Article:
I attended a college in Colorado and they laughed at my speech – it was so clipped. I struggled with a Voice and Diction class, because I didn’t speak like people from Colorado. A guy in my class asked, “Do you live in Wisconsin or Minnesota.” In Colorado. Along with the slower speech are the cold winters interspersed with warm days and Chinook winds.

I have lived 43 years in the North-Minnesota. Some of Alaska is warmer than Minnesota. The people in Minnesota are generally slight built, light skinned and mostly are decedents of the Scandinavian countries. They love the Arts and there are multiple industries. They love cross country skiing and ice skating and tend to be more athletic. This is good since they have eight or nine months of winter.

Now I live in the Southwest! The pace used to be much slower in the 1970s, when my parents were Snowbirds we tried not to use it when the nest was there. It seemed like the robin needed that nest for the longest time! Finally, when the four babies hatched, we watched them eat and finally it was time for them to leave the nest. Each bird would stand on the edge of the nest and then hesitantly get up enough nerve to fly out. It reminded me of the first time each of my son’s dove off the starting block for a high school swim meet.

In Arizona, nest building is a frustration. The morning doves LOVE to build nests in our rain gutters, in front of our home. They would busily bring twigs over, my husband would get a ladder and scoop out the twigs, and then on to making another nest in the same place. Wouldn’t you think the bird would try another place?

It wouldn’t be Spring if we didn’t see birds building nests. In Michigan and Minnesota it was a time to think that warm weather is coming. In Arizona we think, “Oh, no, here comes the hot weather.” Birds are fun to watch wherever we live.

Visiting Grandkids

Diane Keneally

Whew! They just left. Two little bundles of energy. Keeping us on our toes, busy, asking a million questions: Can we use your iPad? What kind of games do you have on it? Can you set up Mindcraft so that we can play each other as friends? Just what is Mindcraft anyway?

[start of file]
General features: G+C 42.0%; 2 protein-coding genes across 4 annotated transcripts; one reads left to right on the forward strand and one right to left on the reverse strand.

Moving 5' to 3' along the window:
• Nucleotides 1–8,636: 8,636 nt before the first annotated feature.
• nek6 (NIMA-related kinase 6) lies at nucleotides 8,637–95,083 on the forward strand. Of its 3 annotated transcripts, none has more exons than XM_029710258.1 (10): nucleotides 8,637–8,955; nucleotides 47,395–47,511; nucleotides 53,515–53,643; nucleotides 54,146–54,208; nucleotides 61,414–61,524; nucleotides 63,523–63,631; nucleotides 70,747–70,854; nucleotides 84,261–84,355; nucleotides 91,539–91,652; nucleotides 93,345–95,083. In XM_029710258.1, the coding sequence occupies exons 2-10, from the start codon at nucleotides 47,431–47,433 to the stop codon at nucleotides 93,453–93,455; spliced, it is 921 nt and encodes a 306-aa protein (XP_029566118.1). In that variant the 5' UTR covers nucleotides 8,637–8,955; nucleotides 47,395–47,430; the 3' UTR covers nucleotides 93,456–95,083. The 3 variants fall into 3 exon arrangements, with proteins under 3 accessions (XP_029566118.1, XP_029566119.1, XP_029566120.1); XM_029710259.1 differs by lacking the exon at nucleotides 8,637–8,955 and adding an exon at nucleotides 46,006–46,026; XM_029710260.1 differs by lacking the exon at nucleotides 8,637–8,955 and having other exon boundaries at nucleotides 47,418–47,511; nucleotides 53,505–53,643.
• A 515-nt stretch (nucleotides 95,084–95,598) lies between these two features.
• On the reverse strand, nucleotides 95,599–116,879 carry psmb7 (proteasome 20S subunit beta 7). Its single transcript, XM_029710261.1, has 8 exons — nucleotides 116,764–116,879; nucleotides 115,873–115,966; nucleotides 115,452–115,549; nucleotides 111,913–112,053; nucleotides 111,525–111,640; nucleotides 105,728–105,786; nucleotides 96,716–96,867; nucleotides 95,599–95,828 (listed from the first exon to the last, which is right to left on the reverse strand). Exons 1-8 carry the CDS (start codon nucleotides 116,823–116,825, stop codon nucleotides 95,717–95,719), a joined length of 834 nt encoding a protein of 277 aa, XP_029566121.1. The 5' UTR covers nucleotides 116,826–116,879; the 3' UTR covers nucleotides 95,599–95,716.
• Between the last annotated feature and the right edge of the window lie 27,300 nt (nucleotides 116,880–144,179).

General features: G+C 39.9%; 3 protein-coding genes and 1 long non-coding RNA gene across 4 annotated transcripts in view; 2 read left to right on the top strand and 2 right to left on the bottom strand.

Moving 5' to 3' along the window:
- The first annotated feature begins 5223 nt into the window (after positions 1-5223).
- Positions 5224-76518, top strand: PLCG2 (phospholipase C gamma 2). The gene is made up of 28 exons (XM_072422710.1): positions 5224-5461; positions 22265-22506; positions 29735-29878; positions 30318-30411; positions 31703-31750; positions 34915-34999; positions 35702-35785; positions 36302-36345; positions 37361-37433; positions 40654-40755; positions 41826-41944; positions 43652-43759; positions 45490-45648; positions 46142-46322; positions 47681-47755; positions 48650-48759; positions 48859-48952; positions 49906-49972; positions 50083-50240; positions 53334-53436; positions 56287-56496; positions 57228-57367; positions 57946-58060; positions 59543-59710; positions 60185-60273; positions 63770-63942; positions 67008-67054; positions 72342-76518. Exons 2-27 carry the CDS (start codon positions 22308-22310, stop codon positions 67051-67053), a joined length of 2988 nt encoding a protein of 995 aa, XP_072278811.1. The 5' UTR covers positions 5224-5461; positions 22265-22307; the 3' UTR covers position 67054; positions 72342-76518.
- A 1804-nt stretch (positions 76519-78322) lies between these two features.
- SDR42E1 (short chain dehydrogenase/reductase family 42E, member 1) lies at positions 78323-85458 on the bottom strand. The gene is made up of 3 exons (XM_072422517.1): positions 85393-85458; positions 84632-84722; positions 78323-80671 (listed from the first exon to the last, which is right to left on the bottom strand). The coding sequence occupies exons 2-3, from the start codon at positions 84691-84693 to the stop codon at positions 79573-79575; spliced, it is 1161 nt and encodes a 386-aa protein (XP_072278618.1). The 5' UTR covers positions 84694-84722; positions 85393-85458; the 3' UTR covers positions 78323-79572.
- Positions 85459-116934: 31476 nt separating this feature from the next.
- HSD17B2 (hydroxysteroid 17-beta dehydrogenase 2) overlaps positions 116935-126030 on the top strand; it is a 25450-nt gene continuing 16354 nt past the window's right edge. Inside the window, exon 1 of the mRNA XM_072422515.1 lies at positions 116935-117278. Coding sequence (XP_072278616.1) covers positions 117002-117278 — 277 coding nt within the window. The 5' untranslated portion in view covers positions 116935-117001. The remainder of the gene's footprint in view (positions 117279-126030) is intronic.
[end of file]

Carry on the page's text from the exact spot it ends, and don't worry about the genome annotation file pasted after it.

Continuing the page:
Wanting to do everything, and NOW!

How can we give them unconditional love and at the same time teach them to respect each other and indulge their every desire? We, lacking in energy and stamina, trying to keep up with them, showing them our world, slow as it must be.

What do they see? Two “old” people, slow as molasses, but indulgent. I wonder who needs the most patience, them for our asking them to “wait a minute, honey, I’ll get it in a minute.” To us; why do they need everything this second?

I can remember my grandparents. At 45 they were old people. They dressed old to us, men always in a suit, tie and fedora, women with their tied up shoes, gloves and hats. They acted old too. No running around with us, no pool fun, no golf cart rides. Their lives were so very different from ours. My husband’s grandmother came from Italy at the age of seven. My grandfather also came from Italy, at the age of eight. They didn’t even speak the language. Hard working lives, providing for their families in the best they knew how. So many things new and frightening. An urban, city culture, living in these huge buildings one on top of another. The streets, crowded and noisy with people milling about and talking differently from what they knew.

Did we tire them out too? There always seemed to be people around them. Aunts and Uncles, cousins. They really had a full life which kept them alert and purposeful, even though their lives were shorter than today’s. I remember those family dinners. On the Italian side having to visit Grandma and Grandpa in the city for Sunday dinners, every week, without fail. Long, and boring to us, but now that I think of it, essential to the family. To stay connected and involved and caring.

Since moving to Phoenix, I’ve promised my little bundles of energy that I, too, will hold family dinners, maybe not once a week, but definitely once a month.

We just had one this past Sunday, with a sleepover too. Between shopping for the dinner ingredients, meatballs and spaghetti, naturally; cleaning the house and getting the spare bedroom ready for them, cooking the meal, serving and cleaning up, taking the youngest one to the pool, showers and bedtime rituals. I was and am tired out! What will they remember, I wonder? Fun, family together, hopefully, good food, and passing along traditions and values, both moral and spiritual.

Sorry, I have to run, they’re coming again tomorrow for another sleepover!